We were, in effect, all sitting vigil to that loss of life.

People know that, in time, the area will see recovery but they also know it will not be the same.

They will try to make sense of it all. The life destroyed can’t be replaced with like for like. A death is a death – unique in it’s own right.

And although the people of Marsden have experienced an event like this before it doesn’t get any easier with subsequent similar events.

In time, there will be acceptance. The high emotion will dissipate and the life of the villagers will resume as it was yet what they experienced with their senses will remain in their memory.

In the next few days or weeks when the area is safe to return to I plan to head up onto the moors to hold a small ritual. I don’t know what that will look like right now but it will be one of collective grief, a silent sorrow alongside the gratefulness for all that mother nature provides. Rituals are helpful for processing events, remembering and holding a compassionate presence for those that have died. Perhaps there will be evidence of regrowth and rebirth to celebrate too.

I hope it has provided some reflection on how we grieve and experience death in many ways, how everything is all connected and, perhaps, validated some of emotions that you have felt during your own life events.. ❤

Photo is of the Wessenden valley and moors of Marsden in more lush days.

Tender Moments

Recently I spoke about intimacy at the end of life and I mentioned eye contact which reminded me of an experience I had when caring for an older lady with end stage dementia which I thought I would share with you.

On one particular day I was sat beside this lady as she lay in bed, holding and stroking her hand.

Between moments of confusion, anxiety, restlessness and sleep she turned her face towards mine and our eyes locked.

We held each other’s gaze for several minutes.

Neither of us spoke and I remember noticing the gentleness and loving in her eyes.

We held that gentle gaze for a while until she said “Thank you” and as I smiled and thanked her in return she lapsed back into confusion and restlessness.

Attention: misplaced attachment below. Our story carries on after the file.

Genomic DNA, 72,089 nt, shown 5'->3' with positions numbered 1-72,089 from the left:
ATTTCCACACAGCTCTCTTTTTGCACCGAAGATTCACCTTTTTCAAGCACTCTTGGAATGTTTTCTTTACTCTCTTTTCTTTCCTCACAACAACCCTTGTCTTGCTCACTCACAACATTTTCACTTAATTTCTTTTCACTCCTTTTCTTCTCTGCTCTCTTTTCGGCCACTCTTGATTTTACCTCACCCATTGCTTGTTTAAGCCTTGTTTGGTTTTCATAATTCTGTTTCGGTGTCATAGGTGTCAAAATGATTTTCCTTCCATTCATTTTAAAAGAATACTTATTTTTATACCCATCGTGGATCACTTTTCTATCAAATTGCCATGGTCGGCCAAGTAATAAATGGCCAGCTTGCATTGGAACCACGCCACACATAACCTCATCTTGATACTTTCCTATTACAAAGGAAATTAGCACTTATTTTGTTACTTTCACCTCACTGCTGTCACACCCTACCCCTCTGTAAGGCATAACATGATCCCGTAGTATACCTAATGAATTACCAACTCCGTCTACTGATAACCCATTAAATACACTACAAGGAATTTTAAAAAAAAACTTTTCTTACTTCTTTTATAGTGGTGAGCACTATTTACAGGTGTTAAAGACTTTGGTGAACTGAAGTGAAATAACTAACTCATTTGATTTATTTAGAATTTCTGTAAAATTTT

This moment of tenderness was such a stark contrast to just an hour earlier where, at the sight of me, she screamed in terror wondering who I was and why I was there.

For me, in the moment where our eyes were gazing at each others, it felt as if we were sharing a deep part of ourselves that couldn’t be reached any other way – it was quite profound.

Water, Life & Death

Some fascinating reflections about water.

  • Our body is roughly 60% water.
  • In some organisms water makes up 90% of their mass.
  • All parts of our body need water in order to function optimally.
  • When we die the water content of our body returns to the earth either directly through burial or as water vapour following cremation.
  • Now consider the cycle of water.
  • Travelling from the earth’s surface back into the atmosphere.
  • Falling as rain, sleet, snow or hanging in the air as fog or mist.
  • Flowing in rivers and streams.
  • Running into the sea, reservoirs, lakes and ponds.
  • Nourishing us.
  • Nourishing nature.
  • Water is life-giving.
  • Returning once again to the atmosphere.

I wonder how many life forms the water that we interact with daily has passed through?

Are you in a Good Place To Die?

In conjunction with Dying Matters Awareness Week which runs from the 10th – 16th May 2021 I invite you to an open, honest and loving conversation about what being in a “Good place to die” means to you.